Late July update from thetrevproject

So what has happened recently. Well….

The Lions drew a test series in New Zealand

England won the World Cup (women’s cricket)

Chris Froome won a 4th Tour de France – will he make into Sports Personality of the Year, probably not.

Oh yeah and what has happened to the Trev Project?

We have a load more stuff in the house as Josh and I went up to Widnes, hired a large van and brought all their stuff back to Trev. Most of it went in the garage but we are certainly very short of space now.  We now have 4 adults and 2 eleven month old twins living in half a house with only one temperamental toilet and a single bath. Its fun but I hope we get some more space soon.

Good news is that some stuff has moved out of the garage – the kitchen for Marler Cottage ready for fitting  so it was moved into the cottage and we could shoe horn Church Street Widnes in to the garage. Yes that means we are starting to put things back together again. The kitchen is going in the walls are painted, we have door and we have ordered an oil tank. We won’t make the completion by the end of July but we are hoping that a week into August the cottage will be habitable.

In the main house we have a floor in bedrooms 2 and 3. The floor is nice new pine, we looked at reclaimed floorboards but they were too expensive and we couldn’t find enough any way. The boards were kept in the room for  a week to acclimatise before being used. I did not realise how much work is involved laying a floor. Every board has to be racheted into place to ensure a tight fit and clasp nails hammered in by hand, no nail guns. There was the odd expletive from builders as they hammered fingers.

The walls are plastered  in the ensuite and we have a nice heritage roof lite in there. Tiles have been ordered for the floor and we are getting ready for the walls to be skimmed.

Downstairs the kitchen walls are ready for skimming. The walls are ready for skimming and the first floor tiles have gone in ready for the Heritage Cooker to be installed on Wednesday.

In between all this I have been helping to remove the Maiden Bells of St Veep Church for repair. These bells are unique – we believe the only Virgin Peel in the country and possible the World. A Virgin Peel, in case you don’t know and I certainly didn’t, means the bells were cast and never tuned, they just had perfect pitch straight away. So all 6 bells were perfect pitch. There are many other maiden bells but no virgin peels.

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PUMPING THE POO and an Historic Discovery

PUMPING THE POO and an Historic Discovery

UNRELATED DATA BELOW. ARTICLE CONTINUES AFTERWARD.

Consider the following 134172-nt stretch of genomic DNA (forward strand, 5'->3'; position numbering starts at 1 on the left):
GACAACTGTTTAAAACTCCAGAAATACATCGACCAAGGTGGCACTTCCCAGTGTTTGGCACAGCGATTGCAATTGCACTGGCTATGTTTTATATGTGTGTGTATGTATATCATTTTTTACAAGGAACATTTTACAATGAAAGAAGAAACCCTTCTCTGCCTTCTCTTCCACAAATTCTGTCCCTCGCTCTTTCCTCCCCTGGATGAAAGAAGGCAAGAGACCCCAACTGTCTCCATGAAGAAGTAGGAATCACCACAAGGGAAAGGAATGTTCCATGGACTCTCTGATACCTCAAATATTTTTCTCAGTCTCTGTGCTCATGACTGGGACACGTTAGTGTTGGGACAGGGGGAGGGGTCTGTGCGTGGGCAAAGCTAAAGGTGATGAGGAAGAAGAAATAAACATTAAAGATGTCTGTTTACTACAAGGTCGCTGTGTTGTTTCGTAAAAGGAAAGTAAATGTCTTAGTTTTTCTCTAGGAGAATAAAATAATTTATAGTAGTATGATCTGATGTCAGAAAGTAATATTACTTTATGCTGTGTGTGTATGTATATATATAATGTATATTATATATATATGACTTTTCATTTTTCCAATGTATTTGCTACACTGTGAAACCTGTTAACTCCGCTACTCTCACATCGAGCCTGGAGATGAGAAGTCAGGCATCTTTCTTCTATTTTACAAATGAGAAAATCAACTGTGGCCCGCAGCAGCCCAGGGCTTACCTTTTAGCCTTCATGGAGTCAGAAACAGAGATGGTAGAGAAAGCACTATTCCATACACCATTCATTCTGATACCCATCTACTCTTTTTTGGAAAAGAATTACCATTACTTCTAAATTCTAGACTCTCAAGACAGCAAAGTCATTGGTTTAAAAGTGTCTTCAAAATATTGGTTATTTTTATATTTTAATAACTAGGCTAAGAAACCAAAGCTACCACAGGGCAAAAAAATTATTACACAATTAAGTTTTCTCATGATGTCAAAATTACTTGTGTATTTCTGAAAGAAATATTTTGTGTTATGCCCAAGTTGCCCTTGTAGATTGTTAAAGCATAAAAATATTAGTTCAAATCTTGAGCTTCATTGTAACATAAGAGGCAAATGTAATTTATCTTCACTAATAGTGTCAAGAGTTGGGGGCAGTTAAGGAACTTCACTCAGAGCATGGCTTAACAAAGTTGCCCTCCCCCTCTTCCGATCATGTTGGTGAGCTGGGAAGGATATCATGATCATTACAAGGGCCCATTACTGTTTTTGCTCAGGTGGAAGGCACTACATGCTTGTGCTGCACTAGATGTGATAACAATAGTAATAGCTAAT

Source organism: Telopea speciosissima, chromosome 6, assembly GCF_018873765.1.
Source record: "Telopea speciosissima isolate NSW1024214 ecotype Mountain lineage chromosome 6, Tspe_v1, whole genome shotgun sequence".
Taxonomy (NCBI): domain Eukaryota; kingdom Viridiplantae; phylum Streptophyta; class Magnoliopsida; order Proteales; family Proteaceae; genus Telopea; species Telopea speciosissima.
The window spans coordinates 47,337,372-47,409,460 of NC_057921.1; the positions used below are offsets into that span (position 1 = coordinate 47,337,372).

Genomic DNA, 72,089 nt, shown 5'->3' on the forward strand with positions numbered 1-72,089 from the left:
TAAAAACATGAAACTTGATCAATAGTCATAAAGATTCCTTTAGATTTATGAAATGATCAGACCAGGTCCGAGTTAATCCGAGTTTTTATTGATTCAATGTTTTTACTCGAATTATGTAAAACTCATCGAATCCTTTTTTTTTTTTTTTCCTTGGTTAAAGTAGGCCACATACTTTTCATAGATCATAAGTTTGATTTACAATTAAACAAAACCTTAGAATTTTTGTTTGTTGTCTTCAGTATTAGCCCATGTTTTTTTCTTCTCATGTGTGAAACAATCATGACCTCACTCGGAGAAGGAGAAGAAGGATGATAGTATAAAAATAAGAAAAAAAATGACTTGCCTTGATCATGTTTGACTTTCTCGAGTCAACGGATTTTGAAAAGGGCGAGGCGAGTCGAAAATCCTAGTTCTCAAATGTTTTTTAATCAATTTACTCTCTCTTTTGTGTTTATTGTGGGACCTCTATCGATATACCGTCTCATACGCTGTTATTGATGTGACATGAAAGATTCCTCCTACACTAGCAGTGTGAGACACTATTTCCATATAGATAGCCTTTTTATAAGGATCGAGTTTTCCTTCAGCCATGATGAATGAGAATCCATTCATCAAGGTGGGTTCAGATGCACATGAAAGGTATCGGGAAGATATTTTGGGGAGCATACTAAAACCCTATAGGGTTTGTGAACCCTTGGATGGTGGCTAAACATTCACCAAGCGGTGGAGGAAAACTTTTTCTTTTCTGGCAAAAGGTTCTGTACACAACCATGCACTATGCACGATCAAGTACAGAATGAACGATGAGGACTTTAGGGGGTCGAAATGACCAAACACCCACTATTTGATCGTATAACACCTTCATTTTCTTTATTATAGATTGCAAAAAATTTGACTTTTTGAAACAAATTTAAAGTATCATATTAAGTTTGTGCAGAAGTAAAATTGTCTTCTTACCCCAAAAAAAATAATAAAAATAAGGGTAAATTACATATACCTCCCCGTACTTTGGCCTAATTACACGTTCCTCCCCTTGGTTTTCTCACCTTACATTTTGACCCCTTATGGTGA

We have kept slow but steady progress this week. We have had few builders on site due to a back injury to our foreman. Shifting all that steel was harder work than we thought.

Monday kicked off with the delivery of the kitchen for the house. Since we are a couple of weeks behind schedule we don’t have anywhere to put it so we have stored it all in the lounge. We weren’t using the lounge really any way. We have freestanding units from Fired Earth, due to Listed Building Consent we had to preserve some panelling so we couldn’t have a fitted kitchen. Delivery had to be now as we bought the kitchen in the Christmas sale and the build was delayed as long as possible (they are built in France). We managed to delay delivery twice but if we delayed it again we would start to incur storage charges.

On Monday the floor joists in bedroom 2 and 3 were completed with a bit of heavy lifting. The weather was fantastic – not quite the heat wave experienced up country but nice and hot. Louise and I sneaked off to  Penzance in the afternoon to experience the  famous Jubilee Pool. I don’t know what happened but Tuesday morning there were no builders present – Adrian the foreman had back problems so the other guys were diverted elsewhere.

 

We had a major job done Tuesday. The septic tank was emptied  for the first time for 15 years plus.  Two old boys and a tanker arrived late morning. They looked down the grassy lane and debated whether or not they could get the tanker down and back up the lane. After much debate and chin rubbing they decided to give it a go. Mike jumped in the cab and drove carefully down the lane to the point opposite the septic tank. Then with a lot of revs and wheel spinning he reversed up the lane almost flattening Stan on the way. Stan survived by clambering on to the bumper of the tanker.

Turned out the guys were much more competent on the emptying of the septic tank. We discovered that our two chamber tank was well built and working well. The sludge was a little thick but in good condition – probably in better condition than many tanks emptied far more regularly.

The thickness of the sludge meant that the sludge had to be removed and pumped back to the tank a couple of times to make it more liquid so it could all be removed. Well actually you don’t take all the sludge out you have to leave a little sludge behind to seed the continued fermentation of the sewage. We have been advised not to leave it quite so long to pump it next – ever 2 – 3 years is the suggestion. You can see the twin black holes of the empty septic tank below.

Back to the house and another unexpected discovery. We removed the boarding behind the boiler and found a Clome oven. Initially I thought it must be very old but I have since discovered they were manufactured until the 1930’s in Truro. It is almost certainly a lot older than that but who knows? You can see a little bit about Clome Oven here, Google isn’t particularly useful in providing a lot of detail about Clomes. The Clome will be concealed and left in place when the new kitchen goes in.

 

 

TheTrevProject Update May 7th

First Week in May update on the Trev Project